Oregon, Illinois youth claim 2016 Legion air rifle titles

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The precision and sporter champions approached the firing line for The American Legion’s 26th annual Junior 3-Position National Air Rifle Championship in first place with a combined 30-point lead over the next competitor in line. Both girls held their position to win their first Legion air rifle national title and set records in the process.

Taylor Gibson of Salem, Ore., captured the precision title with an overall score of 2,476.7, and set the Legion’s national record for a precision final score of 104.7. And Emma Thompson of Freeport, Ill., captured the sporter title with an overall score of 2,365.1, and set the Navy Junior Reserve Officers Training Corps and the Legion’s national record for sporter individual three-position score of 575-24x.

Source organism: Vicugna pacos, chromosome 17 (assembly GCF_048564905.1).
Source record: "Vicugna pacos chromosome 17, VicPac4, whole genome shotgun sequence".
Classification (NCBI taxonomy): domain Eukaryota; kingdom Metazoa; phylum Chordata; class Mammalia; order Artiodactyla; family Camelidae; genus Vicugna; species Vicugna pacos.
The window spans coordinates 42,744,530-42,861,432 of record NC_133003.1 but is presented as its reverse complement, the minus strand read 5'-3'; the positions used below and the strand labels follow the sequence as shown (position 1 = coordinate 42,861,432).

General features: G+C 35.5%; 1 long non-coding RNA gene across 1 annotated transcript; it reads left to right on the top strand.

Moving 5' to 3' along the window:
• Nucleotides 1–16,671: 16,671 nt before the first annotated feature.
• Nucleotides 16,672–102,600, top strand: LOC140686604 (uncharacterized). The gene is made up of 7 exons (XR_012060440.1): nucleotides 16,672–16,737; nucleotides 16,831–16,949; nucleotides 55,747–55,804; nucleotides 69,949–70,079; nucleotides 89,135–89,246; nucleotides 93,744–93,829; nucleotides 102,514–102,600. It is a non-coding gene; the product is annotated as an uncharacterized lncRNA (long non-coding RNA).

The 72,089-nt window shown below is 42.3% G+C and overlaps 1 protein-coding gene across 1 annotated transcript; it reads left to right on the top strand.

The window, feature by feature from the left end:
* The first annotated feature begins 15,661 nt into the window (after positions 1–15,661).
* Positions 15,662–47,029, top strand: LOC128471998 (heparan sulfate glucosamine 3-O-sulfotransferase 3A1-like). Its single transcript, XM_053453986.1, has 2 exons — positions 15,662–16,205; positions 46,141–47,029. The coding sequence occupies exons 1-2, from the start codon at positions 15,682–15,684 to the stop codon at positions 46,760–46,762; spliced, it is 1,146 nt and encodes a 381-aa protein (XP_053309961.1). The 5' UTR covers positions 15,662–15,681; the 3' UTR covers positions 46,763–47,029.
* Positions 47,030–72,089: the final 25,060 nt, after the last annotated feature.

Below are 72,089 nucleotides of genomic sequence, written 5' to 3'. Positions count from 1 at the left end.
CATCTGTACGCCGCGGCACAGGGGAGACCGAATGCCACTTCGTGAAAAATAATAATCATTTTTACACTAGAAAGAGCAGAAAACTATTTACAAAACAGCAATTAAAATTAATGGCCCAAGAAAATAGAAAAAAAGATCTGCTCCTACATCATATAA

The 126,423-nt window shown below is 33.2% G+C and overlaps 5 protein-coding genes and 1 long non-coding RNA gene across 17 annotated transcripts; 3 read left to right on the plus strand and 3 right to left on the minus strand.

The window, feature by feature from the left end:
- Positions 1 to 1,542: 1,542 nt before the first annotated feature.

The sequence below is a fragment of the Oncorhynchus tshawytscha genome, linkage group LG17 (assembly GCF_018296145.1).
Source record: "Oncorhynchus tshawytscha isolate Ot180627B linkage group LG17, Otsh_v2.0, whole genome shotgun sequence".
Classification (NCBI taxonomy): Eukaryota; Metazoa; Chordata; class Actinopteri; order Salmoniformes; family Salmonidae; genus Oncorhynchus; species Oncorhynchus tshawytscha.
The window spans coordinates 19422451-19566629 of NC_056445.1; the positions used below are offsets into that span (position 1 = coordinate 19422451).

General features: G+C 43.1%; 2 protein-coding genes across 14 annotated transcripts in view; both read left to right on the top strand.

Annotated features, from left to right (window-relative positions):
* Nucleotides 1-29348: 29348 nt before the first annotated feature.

Gibson and Thompson both received a $5,000 scholarship provide by the Legion and Sons of The American Legion.

The top eight finalists in both the precision and sporter category shot 10 times in the standing position for the final round of the competition inside the USA Shooting Range at the Olympic Training Center Saturday morning. Thompson had a significant point lead over her competitors coming into the finals but that wasn’t the same for 15-year-old Gibson – there was only a four-point difference between the top five precision shooters. With nerves peaking, Gibson mentally prepared by imagining she shot a 10 each time, which she did to maintain her first-place status going into the competition.

“I was just going through the match in my head; I wanted to focus on the mental part because shooting is 90 percent mental,” Gibson said. “So (before the competition) I was standing without my rifle and going through each individual shot and my shot process; imagining shooting a 10 each time. I’ve never shot finals like that before, so it was really cool. That was definitely the best I’ve ever done.”

Gibson realized at the ninth shot that she had a chance of claiming the precision title and “got teary eyed, I can do this,” she said. “I had never done anything this big before.”